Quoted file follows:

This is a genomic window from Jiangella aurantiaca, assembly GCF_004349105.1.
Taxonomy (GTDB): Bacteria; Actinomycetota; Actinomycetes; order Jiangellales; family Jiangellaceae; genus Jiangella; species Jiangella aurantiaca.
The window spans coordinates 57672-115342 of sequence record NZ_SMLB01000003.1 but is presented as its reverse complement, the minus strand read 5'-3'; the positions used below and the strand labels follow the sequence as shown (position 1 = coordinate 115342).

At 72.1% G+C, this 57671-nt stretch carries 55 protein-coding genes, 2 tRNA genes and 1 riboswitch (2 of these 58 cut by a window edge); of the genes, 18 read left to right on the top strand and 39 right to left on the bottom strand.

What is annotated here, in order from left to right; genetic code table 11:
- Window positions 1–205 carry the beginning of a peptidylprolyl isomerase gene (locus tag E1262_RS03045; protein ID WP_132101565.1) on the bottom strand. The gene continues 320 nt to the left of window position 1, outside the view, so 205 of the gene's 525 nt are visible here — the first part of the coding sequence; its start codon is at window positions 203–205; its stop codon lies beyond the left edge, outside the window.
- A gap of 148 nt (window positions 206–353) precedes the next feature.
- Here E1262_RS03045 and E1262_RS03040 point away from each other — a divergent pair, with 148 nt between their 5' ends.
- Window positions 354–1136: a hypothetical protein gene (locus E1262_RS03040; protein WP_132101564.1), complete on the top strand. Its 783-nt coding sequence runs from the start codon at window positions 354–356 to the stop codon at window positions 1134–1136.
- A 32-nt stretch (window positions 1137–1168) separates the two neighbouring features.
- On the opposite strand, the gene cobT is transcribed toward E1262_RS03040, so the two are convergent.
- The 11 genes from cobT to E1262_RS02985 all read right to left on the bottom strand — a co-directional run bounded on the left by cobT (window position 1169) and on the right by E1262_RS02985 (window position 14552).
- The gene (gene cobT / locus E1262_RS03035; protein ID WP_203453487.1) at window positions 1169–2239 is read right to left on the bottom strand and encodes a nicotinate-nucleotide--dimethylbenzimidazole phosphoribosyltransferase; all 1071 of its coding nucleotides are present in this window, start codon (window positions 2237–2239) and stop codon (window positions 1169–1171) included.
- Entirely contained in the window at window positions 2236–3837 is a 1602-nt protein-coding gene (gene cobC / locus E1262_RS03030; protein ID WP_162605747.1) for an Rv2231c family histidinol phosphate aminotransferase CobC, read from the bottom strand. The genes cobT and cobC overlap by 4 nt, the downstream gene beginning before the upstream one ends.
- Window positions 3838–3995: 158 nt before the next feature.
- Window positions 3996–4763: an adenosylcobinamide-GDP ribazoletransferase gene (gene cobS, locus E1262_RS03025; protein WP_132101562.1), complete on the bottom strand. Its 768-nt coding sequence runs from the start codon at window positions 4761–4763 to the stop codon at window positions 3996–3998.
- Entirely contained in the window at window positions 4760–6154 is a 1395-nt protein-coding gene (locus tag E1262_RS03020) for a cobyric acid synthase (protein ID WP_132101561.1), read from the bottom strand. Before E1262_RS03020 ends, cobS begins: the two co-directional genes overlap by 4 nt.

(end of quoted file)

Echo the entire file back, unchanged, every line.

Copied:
This is a genomic window from Jiangella aurantiaca, assembly GCF_004349105.1.
Taxonomy (GTDB): Bacteria; Actinomycetota; Actinomycetes; order Jiangellales; family Jiangellaceae; genus Jiangella; species Jiangella aurantiaca.
The window spans coordinates 57672-115342 of sequence record NZ_SMLB01000003.1 but is presented as its reverse complement, the minus strand read 5'-3'; the positions used below and the strand labels follow the sequence as shown (position 1 = coordinate 115342).

At 72.1% G+C, this 57671-nt stretch carries 55 protein-coding genes, 2 tRNA genes and 1 riboswitch (2 of these 58 cut by a window edge); of the genes, 18 read left to right on the top strand and 39 right to left on the bottom strand.

What is annotated here, in order from left to right; genetic code table 11:
- Window positions 1–205 carry the beginning of a peptidylprolyl isomerase gene (locus tag E1262_RS03045; protein ID WP_132101565.1) on the bottom strand. The gene continues 320 nt to the left of window position 1, outside the view, so 205 of the gene's 525 nt are visible here — the first part of the coding sequence; its start codon is at window positions 203–205; its stop codon lies beyond the left edge, outside the window.
- A gap of 148 nt (window positions 206–353) precedes the next feature.
- Here E1262_RS03045 and E1262_RS03040 point away from each other — a divergent pair, with 148 nt between their 5' ends.
- Window positions 354–1136: a hypothetical protein gene (locus E1262_RS03040; protein WP_132101564.1), complete on the top strand. Its 783-nt coding sequence runs from the start codon at window positions 354–356 to the stop codon at window positions 1134–1136.
- A 32-nt stretch (window positions 1137–1168) separates the two neighbouring features.
- On the opposite strand, the gene cobT is transcribed toward E1262_RS03040, so the two are convergent.
- The 11 genes from cobT to E1262_RS02985 all read right to left on the bottom strand — a co-directional run bounded on the left by cobT (window position 1169) and on the right by E1262_RS02985 (window position 14552).
- The gene (gene cobT / locus E1262_RS03035; protein ID WP_203453487.1) at window positions 1169–2239 is read right to left on the bottom strand and encodes a nicotinate-nucleotide--dimethylbenzimidazole phosphoribosyltransferase; all 1071 of its coding nucleotides are present in this window, start codon (window positions 2237–2239) and stop codon (window positions 1169–1171) included.
- Entirely contained in the window at window positions 2236–3837 is a 1602-nt protein-coding gene (gene cobC / locus E1262_RS03030; protein ID WP_162605747.1) for an Rv2231c family histidinol phosphate aminotransferase CobC, read from the bottom strand. The genes cobT and cobC overlap by 4 nt, the downstream gene beginning before the upstream one ends.
- Window positions 3838–3995: 158 nt before the next feature.
- Window positions 3996–4763: an adenosylcobinamide-GDP ribazoletransferase gene (gene cobS, locus E1262_RS03025; protein WP_132101562.1), complete on the bottom strand. Its 768-nt coding sequence runs from the start codon at window positions 4761–4763 to the stop codon at window positions 3996–3998.
- Entirely contained in the window at window positions 4760–6154 is a 1395-nt protein-coding gene (locus tag E1262_RS03020) for a cobyric acid synthase (protein ID WP_132101561.1), read from the bottom strand. Before E1262_RS03020 ends, cobS begins: the two co-directional genes overlap by 4 nt.